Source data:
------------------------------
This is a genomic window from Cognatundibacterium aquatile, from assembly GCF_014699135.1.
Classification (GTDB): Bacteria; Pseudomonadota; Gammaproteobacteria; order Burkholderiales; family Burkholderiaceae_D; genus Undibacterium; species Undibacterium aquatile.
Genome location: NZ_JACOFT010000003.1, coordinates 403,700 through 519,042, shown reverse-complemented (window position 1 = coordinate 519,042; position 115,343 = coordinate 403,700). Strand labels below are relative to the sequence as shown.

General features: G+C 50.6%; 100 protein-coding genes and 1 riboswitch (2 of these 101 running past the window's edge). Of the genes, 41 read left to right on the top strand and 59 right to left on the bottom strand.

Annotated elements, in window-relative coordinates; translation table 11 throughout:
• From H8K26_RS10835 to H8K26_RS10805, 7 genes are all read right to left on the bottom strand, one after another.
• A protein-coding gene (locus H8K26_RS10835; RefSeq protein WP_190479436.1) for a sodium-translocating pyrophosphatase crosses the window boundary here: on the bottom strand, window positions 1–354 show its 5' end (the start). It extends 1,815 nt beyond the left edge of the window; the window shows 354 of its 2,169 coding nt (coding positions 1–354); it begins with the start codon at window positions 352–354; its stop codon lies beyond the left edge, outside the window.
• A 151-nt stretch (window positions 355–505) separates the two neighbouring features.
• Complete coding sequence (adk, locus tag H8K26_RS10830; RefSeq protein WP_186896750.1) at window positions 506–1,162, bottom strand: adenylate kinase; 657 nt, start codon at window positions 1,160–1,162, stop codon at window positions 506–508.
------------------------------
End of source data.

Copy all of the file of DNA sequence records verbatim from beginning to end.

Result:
This is a genomic window from Cognatundibacterium aquatile, from assembly GCF_014699135.1.
Classification (GTDB): Bacteria; Pseudomonadota; Gammaproteobacteria; order Burkholderiales; family Burkholderiaceae_D; genus Undibacterium; species Undibacterium aquatile.
Genome location: NZ_JACOFT010000003.1, coordinates 403,700 through 519,042, shown reverse-complemented (window position 1 = coordinate 519,042; position 115,343 = coordinate 403,700). Strand labels below are relative to the sequence as shown.

General features: G+C 50.6%; 100 protein-coding genes and 1 riboswitch (2 of these 101 running past the window's edge). Of the genes, 41 read left to right on the top strand and 59 right to left on the bottom strand.

Annotated elements, in window-relative coordinates; translation table 11 throughout:
• From H8K26_RS10835 to H8K26_RS10805, 7 genes are all read right to left on the bottom strand, one after another.
• A protein-coding gene (locus H8K26_RS10835; RefSeq protein WP_190479436.1) for a sodium-translocating pyrophosphatase crosses the window boundary here: on the bottom strand, window positions 1–354 show its 5' end (the start). It extends 1,815 nt beyond the left edge of the window; the window shows 354 of its 2,169 coding nt (coding positions 1–354); it begins with the start codon at window positions 352–354; its stop codon lies beyond the left edge, outside the window.
• A 151-nt stretch (window positions 355–505) separates the two neighbouring features.
• Complete coding sequence (adk, locus tag H8K26_RS10830; RefSeq protein WP_186896750.1) at window positions 506–1,162, bottom strand: adenylate kinase; 657 nt, start codon at window positions 1,160–1,162, stop codon at window positions 506–508.